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Lawmakers urge state to hire more vector control workers

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    This file photo shows the mosquito that transmits dengue fever.

HILO » Big Island lawmakers are calling for the state to put more money into controlling populations of animals and insects that spread disease.

Democratic Sen. Josh Green of Kona is among other legislators pushing a bill that would add four new officers to the state Department of Health Vector Control Branch. The officers would be charged with monitoring populations of disease-spreading animals and coordinating an adequate response to potential threats, The Hawaii Tribune-Herald reported.

Green said the island’s recent outbreak of the mosquito-borne dengue fever highlights the need for increased vector control. He said the state’s budget-cutting efforts have suppressed the Vector Control Branch’s influence, resulting in what was initially a slow response to the outbreak.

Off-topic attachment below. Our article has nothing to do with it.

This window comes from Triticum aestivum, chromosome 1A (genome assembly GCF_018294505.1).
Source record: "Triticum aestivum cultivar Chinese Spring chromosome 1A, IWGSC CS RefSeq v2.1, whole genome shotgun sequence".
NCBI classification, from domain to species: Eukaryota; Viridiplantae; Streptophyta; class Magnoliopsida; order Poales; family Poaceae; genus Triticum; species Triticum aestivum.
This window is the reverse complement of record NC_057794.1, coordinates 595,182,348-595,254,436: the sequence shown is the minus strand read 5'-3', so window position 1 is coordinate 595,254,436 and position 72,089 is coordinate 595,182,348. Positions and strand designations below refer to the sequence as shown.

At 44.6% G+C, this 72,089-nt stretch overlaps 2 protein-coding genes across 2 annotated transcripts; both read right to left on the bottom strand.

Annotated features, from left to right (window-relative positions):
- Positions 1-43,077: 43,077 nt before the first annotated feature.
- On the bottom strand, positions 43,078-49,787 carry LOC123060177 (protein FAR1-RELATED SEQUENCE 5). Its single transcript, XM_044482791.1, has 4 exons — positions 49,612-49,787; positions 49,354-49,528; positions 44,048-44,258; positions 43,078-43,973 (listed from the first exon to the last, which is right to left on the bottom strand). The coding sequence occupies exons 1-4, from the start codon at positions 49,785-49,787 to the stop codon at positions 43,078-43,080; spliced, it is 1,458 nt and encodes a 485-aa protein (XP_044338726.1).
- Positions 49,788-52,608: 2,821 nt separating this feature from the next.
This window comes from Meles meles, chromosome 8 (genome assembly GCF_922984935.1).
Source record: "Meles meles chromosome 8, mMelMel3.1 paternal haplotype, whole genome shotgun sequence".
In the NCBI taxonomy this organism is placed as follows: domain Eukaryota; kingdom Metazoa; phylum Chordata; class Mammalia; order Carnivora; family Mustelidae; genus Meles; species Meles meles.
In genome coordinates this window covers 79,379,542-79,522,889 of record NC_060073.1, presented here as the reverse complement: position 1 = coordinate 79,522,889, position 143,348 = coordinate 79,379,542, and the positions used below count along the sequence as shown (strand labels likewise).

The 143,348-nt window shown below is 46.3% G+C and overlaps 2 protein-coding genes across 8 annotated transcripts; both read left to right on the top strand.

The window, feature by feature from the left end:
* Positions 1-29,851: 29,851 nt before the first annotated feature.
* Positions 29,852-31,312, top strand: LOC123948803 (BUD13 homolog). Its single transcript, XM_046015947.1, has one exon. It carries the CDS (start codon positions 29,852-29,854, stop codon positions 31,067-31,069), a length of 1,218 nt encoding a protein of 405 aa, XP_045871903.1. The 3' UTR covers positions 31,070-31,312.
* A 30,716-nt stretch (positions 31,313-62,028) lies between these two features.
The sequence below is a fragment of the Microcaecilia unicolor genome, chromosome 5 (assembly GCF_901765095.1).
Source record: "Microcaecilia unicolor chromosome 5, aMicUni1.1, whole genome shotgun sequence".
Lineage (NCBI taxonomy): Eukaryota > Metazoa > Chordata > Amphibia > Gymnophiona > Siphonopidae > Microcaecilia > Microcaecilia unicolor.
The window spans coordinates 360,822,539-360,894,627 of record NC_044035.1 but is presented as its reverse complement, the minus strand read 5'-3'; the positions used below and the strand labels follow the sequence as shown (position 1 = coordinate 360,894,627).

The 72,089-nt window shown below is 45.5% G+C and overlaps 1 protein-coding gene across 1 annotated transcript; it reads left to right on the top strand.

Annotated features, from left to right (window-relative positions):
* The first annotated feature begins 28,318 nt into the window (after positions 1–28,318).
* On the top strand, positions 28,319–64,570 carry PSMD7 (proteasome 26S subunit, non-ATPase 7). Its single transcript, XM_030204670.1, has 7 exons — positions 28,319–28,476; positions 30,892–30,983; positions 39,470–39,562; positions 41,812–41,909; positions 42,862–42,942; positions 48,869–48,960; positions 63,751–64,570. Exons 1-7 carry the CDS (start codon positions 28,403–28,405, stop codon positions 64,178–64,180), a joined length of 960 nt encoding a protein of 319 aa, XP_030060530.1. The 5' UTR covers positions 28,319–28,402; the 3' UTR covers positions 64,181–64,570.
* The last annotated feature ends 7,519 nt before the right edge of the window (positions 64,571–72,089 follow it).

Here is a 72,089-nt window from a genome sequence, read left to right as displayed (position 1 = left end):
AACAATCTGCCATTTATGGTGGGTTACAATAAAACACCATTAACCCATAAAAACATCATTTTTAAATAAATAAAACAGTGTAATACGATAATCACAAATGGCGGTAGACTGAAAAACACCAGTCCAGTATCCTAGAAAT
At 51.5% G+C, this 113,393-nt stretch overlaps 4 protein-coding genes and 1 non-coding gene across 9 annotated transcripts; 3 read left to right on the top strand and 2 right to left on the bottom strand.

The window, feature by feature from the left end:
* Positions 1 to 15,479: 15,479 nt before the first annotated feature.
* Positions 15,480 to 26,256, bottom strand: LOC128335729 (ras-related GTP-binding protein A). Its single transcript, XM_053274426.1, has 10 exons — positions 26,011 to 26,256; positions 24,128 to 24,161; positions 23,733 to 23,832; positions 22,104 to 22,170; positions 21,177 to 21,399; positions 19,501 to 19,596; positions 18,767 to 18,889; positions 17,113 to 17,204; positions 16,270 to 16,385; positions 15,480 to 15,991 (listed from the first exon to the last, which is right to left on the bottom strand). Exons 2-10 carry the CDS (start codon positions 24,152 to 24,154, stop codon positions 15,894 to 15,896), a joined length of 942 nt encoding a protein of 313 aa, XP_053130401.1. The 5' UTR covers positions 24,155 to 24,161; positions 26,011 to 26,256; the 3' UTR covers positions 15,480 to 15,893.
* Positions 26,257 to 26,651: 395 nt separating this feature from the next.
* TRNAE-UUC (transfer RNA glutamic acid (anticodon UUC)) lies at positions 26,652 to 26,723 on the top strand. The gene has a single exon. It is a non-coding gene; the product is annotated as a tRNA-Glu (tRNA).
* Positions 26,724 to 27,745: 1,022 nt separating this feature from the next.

“In light of our response to dengue on the Big Island, we absolutely need more support for vector control,” he said Tuesday. “We can’t afford another outbreak of dengue.”

Democratic Rep. Mark Nakashima of Hamakua, who introduced the House bill, said funding for the additional officers will help increase vector control efforts as well as providing training for those positions.

“Even those who are in the positions we have now are not properly trained in all cases to do the job they were hired to do,” he said. “One of the things I’ve told the Department of Health, as well as other state offices, is that . there needs to be some institutional memory and training, so that when (an outbreak) does happen again — and it will happen — it’s not the first time all over again.”

Nakashima said an exact dollar figure to increase vector control efforts has not yet been included in the legislation. Green, however, said he is asking for $500,000 to be appropriated immediately to help with the ongoing dengue fever outbreak.

The state Department of Health reported Wednesday that the total number of dengue fever cases on the Big Island had hit 241.

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